Introduction to filament

The most common types of plastic used are PLA and ABS:

PLA stands for Polylactic Acid or Polylactide, which is plant starch based.

ABS stands for Acrylonitrile Butadiene Styrene, which is petroleum based.

Both thermoplastics have their own specifics with respect to impact strength, density and melting temperatures. This means it is up to the user to decide which thermoplastic is best suited for the design.

PLA

PLA is a thermoplastic which is extruded from the starch of plants, such as corn, cassava, sugarcane, cereals, or sugar beet. By being derived from biological resources this type of thermoplastic can be biodegradable under the right conditions. Biodegradable means that it can be broken down over time through a process involving microorganisms (fungi or bacteria).

ABS

ABS is a thermoplastic which is produced by the polymerization of acrylonitrile, butadiene, and styrene. ABS is produced from fossil fuels, meaning that it is not biodegradable and has a greater environmental impact than PLA. Also it is not safe to use for products which may come into contact with food. ABS requires higher temperatures to extrude than PLA.

COMPARISON

Why PLA?

  • PLA is a plastic made of renewable starches such as corn and sugarcane.
  • It is biodegradable and does not emit a lot of ultra fines particles (UFCs).
  • Benefits from heated bed.
  • It produces a barely noticeable, but quite pleasant, sugary smell when extruding.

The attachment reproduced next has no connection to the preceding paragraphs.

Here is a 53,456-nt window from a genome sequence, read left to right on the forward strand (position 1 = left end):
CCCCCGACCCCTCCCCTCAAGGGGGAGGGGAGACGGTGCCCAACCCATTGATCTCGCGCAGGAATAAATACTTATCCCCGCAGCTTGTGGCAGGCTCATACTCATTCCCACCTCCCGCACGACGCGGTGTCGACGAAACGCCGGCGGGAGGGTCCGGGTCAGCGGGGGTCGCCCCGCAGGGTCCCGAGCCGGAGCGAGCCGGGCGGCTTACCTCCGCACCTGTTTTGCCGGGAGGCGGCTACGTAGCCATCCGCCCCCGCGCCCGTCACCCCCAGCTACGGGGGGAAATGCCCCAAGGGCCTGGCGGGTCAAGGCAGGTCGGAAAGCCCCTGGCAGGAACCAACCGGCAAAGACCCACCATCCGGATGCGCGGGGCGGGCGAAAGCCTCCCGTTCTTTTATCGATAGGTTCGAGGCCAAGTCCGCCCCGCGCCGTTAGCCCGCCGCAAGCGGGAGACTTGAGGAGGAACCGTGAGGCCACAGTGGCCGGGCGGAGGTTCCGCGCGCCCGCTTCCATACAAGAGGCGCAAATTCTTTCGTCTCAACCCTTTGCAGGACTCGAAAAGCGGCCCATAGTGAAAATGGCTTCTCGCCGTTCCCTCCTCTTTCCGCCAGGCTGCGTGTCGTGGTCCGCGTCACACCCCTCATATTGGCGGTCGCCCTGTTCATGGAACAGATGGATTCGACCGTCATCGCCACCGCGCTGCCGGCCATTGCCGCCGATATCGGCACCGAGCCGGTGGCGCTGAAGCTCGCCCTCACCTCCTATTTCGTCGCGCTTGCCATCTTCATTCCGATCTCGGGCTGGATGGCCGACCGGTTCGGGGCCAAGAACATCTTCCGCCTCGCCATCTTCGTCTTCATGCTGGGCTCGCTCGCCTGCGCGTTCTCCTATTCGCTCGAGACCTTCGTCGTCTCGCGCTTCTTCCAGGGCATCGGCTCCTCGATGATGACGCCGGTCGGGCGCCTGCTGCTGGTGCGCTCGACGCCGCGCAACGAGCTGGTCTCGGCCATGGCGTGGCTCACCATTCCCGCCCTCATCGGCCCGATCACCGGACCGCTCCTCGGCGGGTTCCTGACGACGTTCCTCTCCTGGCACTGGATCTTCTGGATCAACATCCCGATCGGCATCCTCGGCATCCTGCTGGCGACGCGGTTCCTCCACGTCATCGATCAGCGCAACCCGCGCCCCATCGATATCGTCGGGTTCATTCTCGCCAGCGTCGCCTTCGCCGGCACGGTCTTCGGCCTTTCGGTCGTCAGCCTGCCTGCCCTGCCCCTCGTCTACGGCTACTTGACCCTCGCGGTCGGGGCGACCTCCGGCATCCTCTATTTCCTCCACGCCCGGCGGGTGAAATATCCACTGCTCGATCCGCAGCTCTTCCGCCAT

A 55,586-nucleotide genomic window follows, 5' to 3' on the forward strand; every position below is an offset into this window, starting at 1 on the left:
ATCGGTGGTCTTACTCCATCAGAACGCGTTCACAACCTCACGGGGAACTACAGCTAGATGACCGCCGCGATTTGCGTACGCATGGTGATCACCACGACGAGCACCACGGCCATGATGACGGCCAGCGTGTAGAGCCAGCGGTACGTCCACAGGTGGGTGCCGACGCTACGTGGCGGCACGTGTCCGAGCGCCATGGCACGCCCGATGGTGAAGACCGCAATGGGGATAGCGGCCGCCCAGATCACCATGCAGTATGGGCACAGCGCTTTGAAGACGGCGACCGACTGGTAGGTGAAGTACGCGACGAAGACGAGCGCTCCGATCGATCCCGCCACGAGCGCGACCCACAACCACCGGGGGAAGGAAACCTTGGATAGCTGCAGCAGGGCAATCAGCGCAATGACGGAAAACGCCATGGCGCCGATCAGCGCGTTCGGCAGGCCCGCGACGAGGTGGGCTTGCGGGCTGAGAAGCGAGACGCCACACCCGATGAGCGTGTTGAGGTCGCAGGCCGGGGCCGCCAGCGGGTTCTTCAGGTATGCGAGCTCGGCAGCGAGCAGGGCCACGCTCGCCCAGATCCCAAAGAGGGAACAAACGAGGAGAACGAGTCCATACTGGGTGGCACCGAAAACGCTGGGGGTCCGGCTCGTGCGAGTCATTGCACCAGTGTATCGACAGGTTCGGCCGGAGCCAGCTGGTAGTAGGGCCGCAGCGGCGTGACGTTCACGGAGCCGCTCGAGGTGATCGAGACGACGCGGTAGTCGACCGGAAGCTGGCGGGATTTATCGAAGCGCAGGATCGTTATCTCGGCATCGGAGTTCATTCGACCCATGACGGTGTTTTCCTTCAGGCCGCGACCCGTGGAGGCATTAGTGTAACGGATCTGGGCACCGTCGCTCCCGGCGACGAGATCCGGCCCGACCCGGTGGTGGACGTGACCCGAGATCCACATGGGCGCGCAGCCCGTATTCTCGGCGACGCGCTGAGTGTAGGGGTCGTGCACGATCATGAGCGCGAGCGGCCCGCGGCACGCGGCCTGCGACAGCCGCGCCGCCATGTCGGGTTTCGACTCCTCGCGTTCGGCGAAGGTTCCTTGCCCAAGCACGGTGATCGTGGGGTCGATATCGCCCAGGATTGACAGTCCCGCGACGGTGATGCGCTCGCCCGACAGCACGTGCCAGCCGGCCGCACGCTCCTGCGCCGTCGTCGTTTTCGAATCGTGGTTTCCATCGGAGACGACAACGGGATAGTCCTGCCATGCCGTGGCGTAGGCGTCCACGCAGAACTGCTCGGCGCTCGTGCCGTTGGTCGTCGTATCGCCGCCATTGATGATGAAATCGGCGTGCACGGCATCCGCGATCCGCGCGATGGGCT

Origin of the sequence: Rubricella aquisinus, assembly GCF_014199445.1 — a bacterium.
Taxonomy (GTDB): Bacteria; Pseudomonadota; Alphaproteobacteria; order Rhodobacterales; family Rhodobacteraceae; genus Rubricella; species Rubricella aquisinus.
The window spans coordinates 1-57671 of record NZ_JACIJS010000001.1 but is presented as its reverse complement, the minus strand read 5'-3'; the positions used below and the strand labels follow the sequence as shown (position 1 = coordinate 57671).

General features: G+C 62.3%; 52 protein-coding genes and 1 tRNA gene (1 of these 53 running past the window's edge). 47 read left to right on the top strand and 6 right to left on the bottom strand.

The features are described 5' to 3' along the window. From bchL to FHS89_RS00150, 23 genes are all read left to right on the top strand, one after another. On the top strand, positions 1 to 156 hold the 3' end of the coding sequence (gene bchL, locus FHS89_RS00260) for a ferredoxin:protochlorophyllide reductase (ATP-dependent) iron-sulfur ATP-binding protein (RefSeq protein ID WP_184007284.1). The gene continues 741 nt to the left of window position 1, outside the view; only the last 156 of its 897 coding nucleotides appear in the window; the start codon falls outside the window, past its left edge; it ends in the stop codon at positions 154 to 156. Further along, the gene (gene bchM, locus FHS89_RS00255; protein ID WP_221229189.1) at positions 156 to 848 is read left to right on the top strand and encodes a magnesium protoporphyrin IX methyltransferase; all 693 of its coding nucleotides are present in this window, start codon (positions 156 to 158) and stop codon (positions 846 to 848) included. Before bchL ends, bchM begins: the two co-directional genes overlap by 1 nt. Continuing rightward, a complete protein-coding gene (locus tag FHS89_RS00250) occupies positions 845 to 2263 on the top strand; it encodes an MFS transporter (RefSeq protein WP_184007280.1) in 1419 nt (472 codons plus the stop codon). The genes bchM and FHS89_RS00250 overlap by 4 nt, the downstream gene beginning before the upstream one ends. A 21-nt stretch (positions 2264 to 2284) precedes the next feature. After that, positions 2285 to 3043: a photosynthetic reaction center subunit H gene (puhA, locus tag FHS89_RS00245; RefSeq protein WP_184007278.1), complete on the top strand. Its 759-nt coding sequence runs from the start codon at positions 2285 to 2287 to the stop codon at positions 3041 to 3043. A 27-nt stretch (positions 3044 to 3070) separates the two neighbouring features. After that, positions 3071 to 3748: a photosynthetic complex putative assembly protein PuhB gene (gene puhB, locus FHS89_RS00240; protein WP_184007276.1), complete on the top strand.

• Depending on the specifications and the color, extrusion temperature can vary between 160 and 220 °C.
  • Parts printed using PLA are more rigid than ABS parts (ABS is more flexible).
  • In general, parts printed using PLA have a slightly glossy finish.
  • PLA is less prone to warping during print and is much more ‘stickier’ than ABS.
  • PLA starts to become malleable (heat deflection point) at around 60 °C.
  • PLA requires a bit more force to be extruded as it has a higher coefficient of friction than ABS.

Why ABS?

  • ABS is a common thermoplastic (LEGO blocks are made of ABS) that is essentially petroleum based.
  • ABS is more prone to producing UFCs when compared to PLA. Good ventilation is recommended.
  • Requires a heated bed.
  • It produces a slight ‘burnt plastic’ smell when extruding.
  • Depending on the specifications and the color, extrusion temperature can vary between 220 and 260 degrees Celsius.
  • Parts printed using ABS have a “bend” to them and are less brittle than PLA.
  • In general, parts printed using ABS have a glossier finish than PLA parts.
  • ABS starts to become malleable (heat deflection point) at around 100 °C (which makes it more heat resistant than PLA).
  • ABS has a lower coefficient of friction than PLA and requires slightly less force to be extruded than PLA. 

ENVIRONMENT

Please keep in mind that PLA has less environmental impact and therefore, whenever the situation occurs that either thermoplastic specifications are suitable for your design, PLA is recommended as the most sustainable option.

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